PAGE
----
New planning rules will ‘silence local voices’ 

New planning laws for England will “silence local voices and kill off our high streets”, Labour said as it urged Tory MPs to vote them down.

Labour says the new rules would allow developers to convert shops into homes without planning permission.

It is the first stage of sweeping changes to the planning system aimed at speeding up development.

The government insisted its plans would make the system “more democratic” while building the “homes communities need”.

Labour has secured a vote in the Commons on Wednesday in a bid to overturn the first stage of the reforms, made by ministers before the summer recess.

Under these changes, empty high street shops could be converted into housing and up to two storeys added to blocks of flats without the need for planning permission.

Labour’s shadow housing minister Mike Amesbury said: “This is the first stage of an atrocious new developers’ charter, which will wrench power away from local people and into the hands of the developers that bankroll the Tories.

“Passing this legislation will kill off our high streets, hobble leaseholders and create a new generation of slum housing – and there will be nothing local people can do to stop it.”


Conservative MP Sir Peter Bottomley has described the new rules as “crackers”, adding: “It allows landlords to shove a two storey block on top of a building with total disregard for how inappropriate it might be in the local neighbourhood.”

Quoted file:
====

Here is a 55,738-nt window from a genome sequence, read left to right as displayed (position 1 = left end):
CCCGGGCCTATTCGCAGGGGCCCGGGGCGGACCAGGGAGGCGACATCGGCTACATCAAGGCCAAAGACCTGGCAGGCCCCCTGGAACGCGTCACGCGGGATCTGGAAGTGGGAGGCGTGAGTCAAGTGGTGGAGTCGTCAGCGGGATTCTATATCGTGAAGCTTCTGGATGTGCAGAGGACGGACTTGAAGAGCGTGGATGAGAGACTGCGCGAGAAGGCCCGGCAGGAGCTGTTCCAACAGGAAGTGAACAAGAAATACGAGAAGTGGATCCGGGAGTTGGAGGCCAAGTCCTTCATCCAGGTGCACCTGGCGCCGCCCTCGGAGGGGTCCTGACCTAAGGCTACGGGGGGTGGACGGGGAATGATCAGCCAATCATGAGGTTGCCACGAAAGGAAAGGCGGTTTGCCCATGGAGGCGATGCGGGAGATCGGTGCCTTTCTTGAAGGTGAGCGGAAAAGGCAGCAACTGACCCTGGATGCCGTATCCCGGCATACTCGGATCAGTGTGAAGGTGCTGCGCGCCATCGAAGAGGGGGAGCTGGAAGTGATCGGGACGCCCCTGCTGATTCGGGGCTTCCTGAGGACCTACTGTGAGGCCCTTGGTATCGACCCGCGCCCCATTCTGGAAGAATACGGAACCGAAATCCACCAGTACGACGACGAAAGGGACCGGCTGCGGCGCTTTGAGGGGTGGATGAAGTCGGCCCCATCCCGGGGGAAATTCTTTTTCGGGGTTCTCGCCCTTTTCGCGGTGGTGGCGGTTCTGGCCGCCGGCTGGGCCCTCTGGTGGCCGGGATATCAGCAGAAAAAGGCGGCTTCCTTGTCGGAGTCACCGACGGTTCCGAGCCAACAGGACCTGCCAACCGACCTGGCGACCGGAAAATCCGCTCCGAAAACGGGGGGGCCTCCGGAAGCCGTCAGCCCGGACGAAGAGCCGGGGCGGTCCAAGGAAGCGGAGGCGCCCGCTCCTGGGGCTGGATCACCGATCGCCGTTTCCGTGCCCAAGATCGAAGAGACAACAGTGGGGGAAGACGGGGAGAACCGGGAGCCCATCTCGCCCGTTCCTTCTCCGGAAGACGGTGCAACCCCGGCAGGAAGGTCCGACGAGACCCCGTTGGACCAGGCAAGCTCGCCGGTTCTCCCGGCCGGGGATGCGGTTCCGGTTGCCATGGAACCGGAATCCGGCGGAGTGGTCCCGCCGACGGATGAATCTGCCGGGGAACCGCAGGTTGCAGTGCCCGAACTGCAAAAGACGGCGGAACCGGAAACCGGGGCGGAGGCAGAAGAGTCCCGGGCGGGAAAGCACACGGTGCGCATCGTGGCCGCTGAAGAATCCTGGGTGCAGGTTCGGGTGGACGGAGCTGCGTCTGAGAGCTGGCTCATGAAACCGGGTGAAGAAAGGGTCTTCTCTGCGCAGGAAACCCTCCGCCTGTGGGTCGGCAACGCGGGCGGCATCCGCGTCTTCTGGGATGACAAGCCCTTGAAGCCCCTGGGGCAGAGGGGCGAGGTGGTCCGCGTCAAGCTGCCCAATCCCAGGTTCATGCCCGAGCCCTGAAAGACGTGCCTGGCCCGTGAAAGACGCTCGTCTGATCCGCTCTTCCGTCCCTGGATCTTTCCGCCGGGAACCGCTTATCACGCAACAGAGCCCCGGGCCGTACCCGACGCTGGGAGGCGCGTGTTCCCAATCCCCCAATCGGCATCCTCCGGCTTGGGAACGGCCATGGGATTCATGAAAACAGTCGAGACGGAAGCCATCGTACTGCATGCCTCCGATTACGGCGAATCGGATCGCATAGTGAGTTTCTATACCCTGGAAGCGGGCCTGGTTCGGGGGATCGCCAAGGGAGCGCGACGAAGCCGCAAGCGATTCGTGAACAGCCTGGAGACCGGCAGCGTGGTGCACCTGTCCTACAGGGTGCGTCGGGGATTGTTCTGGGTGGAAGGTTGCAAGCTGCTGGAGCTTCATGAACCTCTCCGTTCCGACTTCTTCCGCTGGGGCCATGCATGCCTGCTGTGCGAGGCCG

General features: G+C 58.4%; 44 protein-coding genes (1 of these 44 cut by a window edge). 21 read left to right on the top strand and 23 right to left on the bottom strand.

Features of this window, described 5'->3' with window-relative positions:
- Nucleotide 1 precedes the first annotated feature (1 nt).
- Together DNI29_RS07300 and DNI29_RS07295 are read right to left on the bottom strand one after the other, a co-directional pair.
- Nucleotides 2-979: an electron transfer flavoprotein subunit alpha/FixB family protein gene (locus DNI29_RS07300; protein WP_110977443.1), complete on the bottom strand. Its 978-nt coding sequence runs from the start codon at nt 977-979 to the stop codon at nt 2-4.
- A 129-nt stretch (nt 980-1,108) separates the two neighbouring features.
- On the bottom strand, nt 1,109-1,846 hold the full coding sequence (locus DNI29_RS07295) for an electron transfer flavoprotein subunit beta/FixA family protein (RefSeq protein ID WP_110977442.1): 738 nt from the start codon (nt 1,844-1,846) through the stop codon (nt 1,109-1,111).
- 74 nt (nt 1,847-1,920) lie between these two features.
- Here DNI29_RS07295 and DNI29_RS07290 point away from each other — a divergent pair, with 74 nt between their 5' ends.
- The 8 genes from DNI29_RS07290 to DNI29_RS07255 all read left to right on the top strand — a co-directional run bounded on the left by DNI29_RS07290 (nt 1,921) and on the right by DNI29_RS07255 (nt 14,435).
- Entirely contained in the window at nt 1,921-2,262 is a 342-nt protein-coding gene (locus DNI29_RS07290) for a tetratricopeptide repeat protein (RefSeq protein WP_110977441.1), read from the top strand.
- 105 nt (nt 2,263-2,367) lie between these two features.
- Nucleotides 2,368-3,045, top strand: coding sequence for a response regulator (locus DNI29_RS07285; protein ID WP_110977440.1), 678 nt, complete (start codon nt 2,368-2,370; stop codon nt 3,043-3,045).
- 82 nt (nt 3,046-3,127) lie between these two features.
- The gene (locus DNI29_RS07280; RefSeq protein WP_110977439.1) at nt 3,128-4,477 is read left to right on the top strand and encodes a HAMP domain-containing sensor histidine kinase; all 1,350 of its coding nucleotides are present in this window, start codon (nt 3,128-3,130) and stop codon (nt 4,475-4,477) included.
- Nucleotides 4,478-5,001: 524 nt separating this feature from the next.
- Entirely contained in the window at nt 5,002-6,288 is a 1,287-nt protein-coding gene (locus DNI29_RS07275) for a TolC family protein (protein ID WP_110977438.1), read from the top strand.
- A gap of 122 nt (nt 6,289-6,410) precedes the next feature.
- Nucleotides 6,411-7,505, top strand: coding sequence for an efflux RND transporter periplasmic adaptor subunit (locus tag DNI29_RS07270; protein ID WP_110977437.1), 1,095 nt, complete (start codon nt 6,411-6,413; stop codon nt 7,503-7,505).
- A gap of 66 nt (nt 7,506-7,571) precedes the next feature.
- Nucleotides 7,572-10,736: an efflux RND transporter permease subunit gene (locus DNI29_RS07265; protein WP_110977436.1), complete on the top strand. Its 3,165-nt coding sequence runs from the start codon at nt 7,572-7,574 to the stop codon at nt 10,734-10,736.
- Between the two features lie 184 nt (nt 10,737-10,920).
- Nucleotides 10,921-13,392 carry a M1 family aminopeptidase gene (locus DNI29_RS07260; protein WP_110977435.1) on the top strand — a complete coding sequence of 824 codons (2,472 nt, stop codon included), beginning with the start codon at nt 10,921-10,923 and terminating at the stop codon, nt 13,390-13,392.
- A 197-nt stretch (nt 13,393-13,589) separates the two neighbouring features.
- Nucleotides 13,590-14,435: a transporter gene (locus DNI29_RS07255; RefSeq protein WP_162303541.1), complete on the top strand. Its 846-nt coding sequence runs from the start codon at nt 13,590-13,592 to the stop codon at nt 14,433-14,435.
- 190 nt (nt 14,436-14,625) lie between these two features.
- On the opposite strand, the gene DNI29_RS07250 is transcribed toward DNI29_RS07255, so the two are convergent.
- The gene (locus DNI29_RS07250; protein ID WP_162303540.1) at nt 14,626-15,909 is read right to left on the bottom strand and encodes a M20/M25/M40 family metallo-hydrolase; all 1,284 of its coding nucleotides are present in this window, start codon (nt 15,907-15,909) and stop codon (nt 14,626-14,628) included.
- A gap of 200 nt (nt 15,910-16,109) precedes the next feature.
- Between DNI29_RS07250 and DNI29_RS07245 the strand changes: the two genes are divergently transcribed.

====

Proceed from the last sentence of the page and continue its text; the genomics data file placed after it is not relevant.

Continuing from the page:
The government wants to make it quicker and easier to build new homes in what it has described as the biggest shake-up of England’s planning system in a generation.

But there is widespread concern among many Conservative MPs about the government’s proposed planning reforms.

Speaking last month, Prime Minister Boris Johnson said the changes would help developers complete projects in a “more timely way” and help young people onto the housing ladder.

Under the government’s wider proposals, which have gone out to consultation, land will be divided into three categories – “growth”, “renewal” or “protected”.

If land is designated for “renewal” councils would have to look favourably on new developments. In “growth” areas, new homes, hospitals and schools will be allowed automatically.

Areas of outstanding natural beauty and the green belt will come under the “protected” category and “beautiful buildings” will be fast-tracked through the system.

A spokesperson for the Housing, Communities and Local Government Department described Labour’s claims as “misguided”.

“We’re overhauling the country’s outdated planning system to deliver the high-quality, sustainable homes communities need,” the spokesperson said.

“Community involvement and control is at the centre of our proposals so local people will be consulted from the very beginning when local plans are developed – making the system more democratic.

“They will also help our economy recover from the pandemic by supporting our high streets to adapt and encouraging the regeneration of disused buildings.”